3 Tips To Help New Hires Understand Your Company Culture
What I'm Learning About HR is a series of blog posts where I highlight some of the key ideas and concepts I'm learning about HR -- all through the eyes of a newbie to the field.
"For most new hires, understanding a new company's culture is a difficult, nuanced, and gradual process...The sooner new hires understand the organization's unwritten rules, the more risk we can take out of the system for them, and the more quickly they can make an impact and feel gratified by their contribution." - mark stein & lilith christiansen
Last week, I wrapped up Successful Onboarding: A Strategy to Unlock Hidden Value Within Your Organization by Mark Stein and Lilith Christiansen. The book is packed full of methodical tips and powerful case studies to help any organization craft an effective onboarding program.
I wanted to hone in on understanding company culture because I joined a new company about 6 months ago. Aside from starting-a-new-job jitters and mastering your role, there's a whole host of seemingly invisible aspects of culture that can be tough to learn when it's not explicitly taught. There are a lot to consider, but I wanted to focus on three aspects of culture you'll want to make sure is woven into your onboarding program:
- How do we make decisions? Think about the first time attending a meeting at a company you just started working for. Maybe there's an agenda or bullet points on a white board. Maybe people are standing or sitting - perhaps both. There could be one person talking for most of the time or a collaboration of voices throughout. It makes me think of those scenes in movies when a character, not used to fine dining restaurants, peers at the person next to them -- which fork are they using when? Start from the outside or inside? What utensil goes with that specific dish? Ground rules for how the company approaches meetings and decision making is helpful to be codified into "ground rules" that everyone agrees to follow. Make them visible and accessible for everyone. Also, once a discussion is coming to a close, "What gives people 'permission' to decide on an issue?" Does your company rely heavily on data to make decisions or does the boss pull rank and have the final say? Do you lean toward consensus or look to "the decider"? Being clear about how meetings are conducted and who decides can make the new hire feel much more relaxed, as well as part of the process, leading to being more engaged from their very first meeting.
- How do we communicate as an organization? Communication happens everywhere and all the time. By what's said and isn't said. Again, as a new hire, most of the time you're picking up tidbits of information here and there. Oh, it looks like presentations are designed this way; people seem to talk very little in informal settings and have the meatiest conversations in actual meetings. The boss tends to send really long emails, updating everyone about minute details of a new policy. The most up-to-date information can be found in this or that Slack channel. Giving your new hire insight about how the company communicates can literally give them a voice earlier on in their career. They'll be able to better navigate the information coming their way, as well as start thinking about how they'll craft their own messages. Remember, communication doesn't only happen in meetings and presentations. Communication is non-verbal, visual, even expressed in how the workspace is designed. Providing guidance about communication styles helps new hires more seamlessly integrate into the company as a whole.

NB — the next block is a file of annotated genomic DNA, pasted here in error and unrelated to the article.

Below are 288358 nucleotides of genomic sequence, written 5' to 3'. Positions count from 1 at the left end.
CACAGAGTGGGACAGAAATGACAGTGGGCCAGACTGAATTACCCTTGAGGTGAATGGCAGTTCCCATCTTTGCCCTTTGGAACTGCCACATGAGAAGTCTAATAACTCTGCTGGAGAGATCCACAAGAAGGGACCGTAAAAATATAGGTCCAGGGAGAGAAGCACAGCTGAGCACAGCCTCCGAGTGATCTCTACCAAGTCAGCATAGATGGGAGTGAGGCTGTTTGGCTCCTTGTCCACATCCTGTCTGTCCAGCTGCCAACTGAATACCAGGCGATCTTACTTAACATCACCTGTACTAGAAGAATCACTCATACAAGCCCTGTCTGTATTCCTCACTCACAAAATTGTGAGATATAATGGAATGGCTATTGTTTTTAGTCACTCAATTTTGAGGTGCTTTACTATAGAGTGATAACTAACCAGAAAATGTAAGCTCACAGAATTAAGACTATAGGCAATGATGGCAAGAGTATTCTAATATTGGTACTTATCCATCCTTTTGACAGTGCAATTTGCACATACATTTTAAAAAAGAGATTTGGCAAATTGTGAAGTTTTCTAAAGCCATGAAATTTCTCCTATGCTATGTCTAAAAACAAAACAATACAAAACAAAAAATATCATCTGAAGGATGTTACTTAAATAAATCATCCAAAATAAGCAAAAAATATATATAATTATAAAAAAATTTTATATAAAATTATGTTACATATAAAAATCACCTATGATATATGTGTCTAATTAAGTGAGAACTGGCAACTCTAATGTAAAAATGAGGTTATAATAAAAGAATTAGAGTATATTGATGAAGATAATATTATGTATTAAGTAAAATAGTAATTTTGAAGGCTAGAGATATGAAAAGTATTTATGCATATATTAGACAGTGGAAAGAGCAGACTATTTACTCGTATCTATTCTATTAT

- How can you propose ideas? New hires can run the spectrum of quietly soaking up information to being outspoken from the first day. As a person whose brain is always observing situations and generating ideas, I often wonder - how can I express this idea and to whom should I tell it to? Is it okay to email a senior member of a specific team? Will my ideas be seriously considered, even though I'm new? As Stein and Christiansen write, there is much to consider when addressing idea advocacy for new hires: "Does the organization prefer a structured or formal process for bringing forward ideas or is open brainstorming the norm? Do ideas need to be run through a "superior" before being brought into an open forum or can the idea be raised as soon as a new hire thinks of it?" Being explicit about idea advocacy from day one can be a tremendous asset for your company. New hires have a set of "fresh eyes" which can bring forth valuable insight that's often overlooked by veterans who unconsciously think, "That's just how it's done." In addition to asking for feedback about the onboarding process, equip new hires with the various avenues and go-to people they can approach with ideas to improve systems, processes, or company quirks.
One of my primary takeaways from this section of the book (chapter 3) is that if you're wondering whether something is part of your culture - ask yourself this: Does an employee need to learn or pick this up along the way? If a new hire has to learn something by observation, it's likely part of the unwritten rules of your company. Take the time, whether through informal onboarding presentations, one-on-one mentors, or great-at-guiding managers to get this information out into the open where it can be communicated to a new hire sooner than later. This will improve their time to productivity, increase the likelihood of contributing in significant ways, and allow your culture to become more tangible for all to see.